HELSINKI — The Chang’e-5 ascent vehicle which carried precious samples into lunar orbit was commanded to crash into the moon Dec. 7 after completing its role in the mission.
Mission control sent commands to the spacecraft at 5:59 p.m. Eastern Dec. 7, resulting in the ascent vehicle impacting the moon around 6:30 p.m., the China Lunar Exploration Program announced Dec. 8.
The impact occurred at 0 degrees longitude and 30 degrees south. The reported coordinates suggest impact between the ancient craters Regiomontanus and Walther in the southern highlands region.
The ascent vehicle was a crucial component in the complex 23-day Chang’e-5 mission to collect lunar samples and deliver them to Earth.
The spacecraft lifted off from atop the Chang’e-5 lander in Oceanus Procellarum Dec. 3, taking with it around two kilograms of lunar samples collected by the Chang’e-5 lander. The spacecraft duo had landed together Dec. 1.
On Dec. 5., the spacecraft successfully completed the first attempt at a robotic rendezvous and docking in lunar orbit.
The unprecedented event allowed the transfer of the samples to a reentry capsule attached to the Chang’e-5 orbiter. The ascent vehicle was jettisoned six hours later along with a docking adapter.
— LaunchStuff (@LaunchStuff) December 6, 2020
The docking was a crucial moment in the sample return mission which launched from Wenchang, south China, Nov. 23. While hundreds of tests and simulations had been run on the ground, the docking would take place 380,000 kilometers away and required an accuracy of no less than five centimeters, according to mission officials.
The Chang’e-5 orbiter remains in lunar orbit awaiting a window for trans-Earth injection which would result in a reentry and landing of the reentry capsule at Siziwang Banner, Inner Mongolia, around 112 hours (4.6 days) later.
Chinese state media reported the burn is scheduled for the next few days, but is expected to take place around 9:50 p.m. Eastern Dec. 12 in accordance with a planned 23-day mission.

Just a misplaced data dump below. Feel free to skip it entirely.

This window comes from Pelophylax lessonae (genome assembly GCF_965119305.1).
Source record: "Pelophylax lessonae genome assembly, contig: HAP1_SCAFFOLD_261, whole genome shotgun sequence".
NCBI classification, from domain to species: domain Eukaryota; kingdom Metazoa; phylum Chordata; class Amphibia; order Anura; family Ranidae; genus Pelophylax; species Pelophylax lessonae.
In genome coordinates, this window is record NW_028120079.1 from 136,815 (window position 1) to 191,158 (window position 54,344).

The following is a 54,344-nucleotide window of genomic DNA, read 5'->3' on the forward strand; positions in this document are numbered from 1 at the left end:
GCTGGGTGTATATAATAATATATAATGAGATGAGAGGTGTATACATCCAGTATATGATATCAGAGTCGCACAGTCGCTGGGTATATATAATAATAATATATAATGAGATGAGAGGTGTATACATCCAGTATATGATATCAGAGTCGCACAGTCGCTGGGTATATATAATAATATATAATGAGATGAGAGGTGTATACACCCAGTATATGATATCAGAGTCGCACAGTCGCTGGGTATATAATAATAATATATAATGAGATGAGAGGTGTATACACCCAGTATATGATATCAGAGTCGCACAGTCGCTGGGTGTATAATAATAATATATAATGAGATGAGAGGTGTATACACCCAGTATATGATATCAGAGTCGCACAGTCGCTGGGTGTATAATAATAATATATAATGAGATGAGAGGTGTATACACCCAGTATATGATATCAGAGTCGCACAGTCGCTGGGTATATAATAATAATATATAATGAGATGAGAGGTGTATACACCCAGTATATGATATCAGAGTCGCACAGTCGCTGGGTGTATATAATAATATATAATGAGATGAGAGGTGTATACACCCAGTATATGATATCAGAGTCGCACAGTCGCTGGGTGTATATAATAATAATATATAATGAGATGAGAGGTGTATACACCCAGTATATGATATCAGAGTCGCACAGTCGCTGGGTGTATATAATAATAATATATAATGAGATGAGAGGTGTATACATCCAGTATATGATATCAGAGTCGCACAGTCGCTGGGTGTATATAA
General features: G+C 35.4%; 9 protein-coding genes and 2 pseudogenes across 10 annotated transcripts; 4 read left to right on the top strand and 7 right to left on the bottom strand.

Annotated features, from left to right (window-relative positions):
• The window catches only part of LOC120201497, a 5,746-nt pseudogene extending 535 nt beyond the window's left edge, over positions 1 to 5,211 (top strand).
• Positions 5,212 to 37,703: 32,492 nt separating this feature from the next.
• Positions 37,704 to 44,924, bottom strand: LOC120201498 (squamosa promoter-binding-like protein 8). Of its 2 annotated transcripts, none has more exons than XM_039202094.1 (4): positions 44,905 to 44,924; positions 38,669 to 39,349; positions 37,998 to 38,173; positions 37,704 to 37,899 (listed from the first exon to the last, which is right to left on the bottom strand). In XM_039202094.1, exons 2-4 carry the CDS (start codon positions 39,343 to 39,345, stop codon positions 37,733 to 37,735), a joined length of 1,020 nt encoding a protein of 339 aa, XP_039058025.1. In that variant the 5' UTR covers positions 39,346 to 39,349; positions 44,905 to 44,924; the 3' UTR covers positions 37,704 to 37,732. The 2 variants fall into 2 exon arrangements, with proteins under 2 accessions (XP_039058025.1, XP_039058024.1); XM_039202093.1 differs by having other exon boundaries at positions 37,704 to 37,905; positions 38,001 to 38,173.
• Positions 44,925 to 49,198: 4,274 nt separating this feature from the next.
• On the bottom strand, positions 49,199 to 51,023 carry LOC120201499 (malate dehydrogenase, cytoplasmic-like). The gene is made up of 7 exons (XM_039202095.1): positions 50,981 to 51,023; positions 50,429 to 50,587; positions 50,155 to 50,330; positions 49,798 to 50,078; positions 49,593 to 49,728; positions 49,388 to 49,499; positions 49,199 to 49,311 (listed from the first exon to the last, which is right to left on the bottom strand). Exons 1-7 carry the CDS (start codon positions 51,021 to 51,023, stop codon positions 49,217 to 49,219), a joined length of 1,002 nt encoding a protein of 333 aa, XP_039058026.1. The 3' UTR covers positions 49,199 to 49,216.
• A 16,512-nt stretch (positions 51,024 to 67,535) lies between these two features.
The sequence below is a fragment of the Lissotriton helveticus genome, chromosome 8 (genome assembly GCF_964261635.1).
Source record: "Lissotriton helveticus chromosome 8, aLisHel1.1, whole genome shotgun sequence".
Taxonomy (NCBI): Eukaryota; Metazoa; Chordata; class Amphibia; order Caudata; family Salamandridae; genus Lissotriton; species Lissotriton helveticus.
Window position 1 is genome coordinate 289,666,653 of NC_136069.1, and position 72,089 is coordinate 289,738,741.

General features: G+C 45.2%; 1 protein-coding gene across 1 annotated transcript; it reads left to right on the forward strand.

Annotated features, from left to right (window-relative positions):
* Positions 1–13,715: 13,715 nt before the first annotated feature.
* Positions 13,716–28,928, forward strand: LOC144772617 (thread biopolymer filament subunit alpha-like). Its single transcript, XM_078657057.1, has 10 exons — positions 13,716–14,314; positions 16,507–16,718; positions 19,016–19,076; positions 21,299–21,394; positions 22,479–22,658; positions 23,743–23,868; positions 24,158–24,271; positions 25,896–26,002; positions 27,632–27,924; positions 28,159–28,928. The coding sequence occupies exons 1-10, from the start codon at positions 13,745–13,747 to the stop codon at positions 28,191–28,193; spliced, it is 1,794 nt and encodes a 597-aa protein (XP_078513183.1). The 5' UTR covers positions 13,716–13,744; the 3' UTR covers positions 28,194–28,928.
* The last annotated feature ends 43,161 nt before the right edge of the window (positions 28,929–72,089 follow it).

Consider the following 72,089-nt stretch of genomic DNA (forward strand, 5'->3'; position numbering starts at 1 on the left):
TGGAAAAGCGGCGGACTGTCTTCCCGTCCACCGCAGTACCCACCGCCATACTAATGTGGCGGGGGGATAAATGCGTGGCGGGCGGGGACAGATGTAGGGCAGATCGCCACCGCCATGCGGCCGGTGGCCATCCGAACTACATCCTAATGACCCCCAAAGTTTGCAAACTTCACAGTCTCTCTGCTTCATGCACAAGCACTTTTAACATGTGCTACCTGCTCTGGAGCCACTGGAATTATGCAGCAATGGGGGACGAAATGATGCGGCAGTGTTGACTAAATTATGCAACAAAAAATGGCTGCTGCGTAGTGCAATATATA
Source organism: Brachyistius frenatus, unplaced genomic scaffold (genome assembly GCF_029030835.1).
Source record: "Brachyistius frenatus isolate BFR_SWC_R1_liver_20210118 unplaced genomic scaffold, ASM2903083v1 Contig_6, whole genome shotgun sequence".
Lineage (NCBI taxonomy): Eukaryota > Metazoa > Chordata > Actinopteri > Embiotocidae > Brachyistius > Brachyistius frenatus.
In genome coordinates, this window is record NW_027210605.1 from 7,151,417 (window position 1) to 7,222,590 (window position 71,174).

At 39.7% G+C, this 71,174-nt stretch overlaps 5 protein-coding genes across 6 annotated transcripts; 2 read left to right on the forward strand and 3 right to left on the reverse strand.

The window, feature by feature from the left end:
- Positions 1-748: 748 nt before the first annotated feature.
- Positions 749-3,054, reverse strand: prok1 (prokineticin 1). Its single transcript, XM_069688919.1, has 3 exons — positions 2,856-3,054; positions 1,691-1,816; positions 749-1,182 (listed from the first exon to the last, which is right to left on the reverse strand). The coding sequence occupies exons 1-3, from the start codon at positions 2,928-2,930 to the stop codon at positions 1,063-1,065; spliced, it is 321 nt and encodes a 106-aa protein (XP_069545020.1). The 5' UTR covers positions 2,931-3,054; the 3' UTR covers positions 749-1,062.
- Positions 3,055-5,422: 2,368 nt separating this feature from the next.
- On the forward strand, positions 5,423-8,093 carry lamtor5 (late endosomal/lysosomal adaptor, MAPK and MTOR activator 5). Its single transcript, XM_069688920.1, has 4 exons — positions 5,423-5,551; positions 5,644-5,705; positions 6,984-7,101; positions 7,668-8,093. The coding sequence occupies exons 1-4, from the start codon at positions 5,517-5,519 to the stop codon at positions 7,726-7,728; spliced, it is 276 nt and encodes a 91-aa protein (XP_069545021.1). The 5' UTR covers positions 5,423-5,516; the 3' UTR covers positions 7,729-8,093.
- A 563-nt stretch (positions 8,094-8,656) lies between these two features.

The burn to head home, subsequent trajectory correction maneuvers, reentry vehicle separation from the orbiter module around 5,000 kilometers from Earth, and a skip reentry — involving bouncing off the atmosphere once — are the remaining mission events required to get the samples home.
Future applications but no extended mission
The success of the ascent vehicle also has applications for more grandiose plans. Litoff from the lunar surface and subsequent rendezvous and docking are activities required for a planned Chinese Mars sample return around 2030, and crewed missions to the moon.
China revealed a potential crewed lunar mission architecture at the 2020 China Space Conference in September which includes lunar orbit rendezvous maneuvers.
Reports from Chinese media following the successful docking stated that the ascent vehicle had considerable remaining propellant and an extended mission was being considered.
However the CLEP announcement stated that the craft was deorbited responsibly to prevent it becoming space junk which could impact future missions.
More stunning visuals from Chang'e-5. The ascent vehicle has separated from the orbiter. This followed yesterday's first ever automated rendezvous and docking in lunar orbit and transfer of the lunar samples to the reentry capsule. Source: https://t.co/eox8MILUnO pic.twitter.com/zywv1JpF4l
— Andrew Jones (@AJ_FI) December 6, 2020
The impact appears to have occurred in an unlit portion of the moon and NASA’s Lunar Reconnaissance Orbiter—which imaged the Chang’e-5 lander and ascent vehicle hours after landing—would not be in an orbit to observe.
China currently has three operational landers on the moon but it is unclear if they can carry out science related to the impact.
Chang’e-3, which landed seven years ago in Mare Imbrium, is effectively retired but carries a sticky quartz crystal microbalance which had been used for dust detection. The Chang’e-5 lander remains active following ascent vehicle liftoff. The Chang’e-4 lander is currently hibernating while the sun rises over its location in Von Kármán crater on the lunar far side.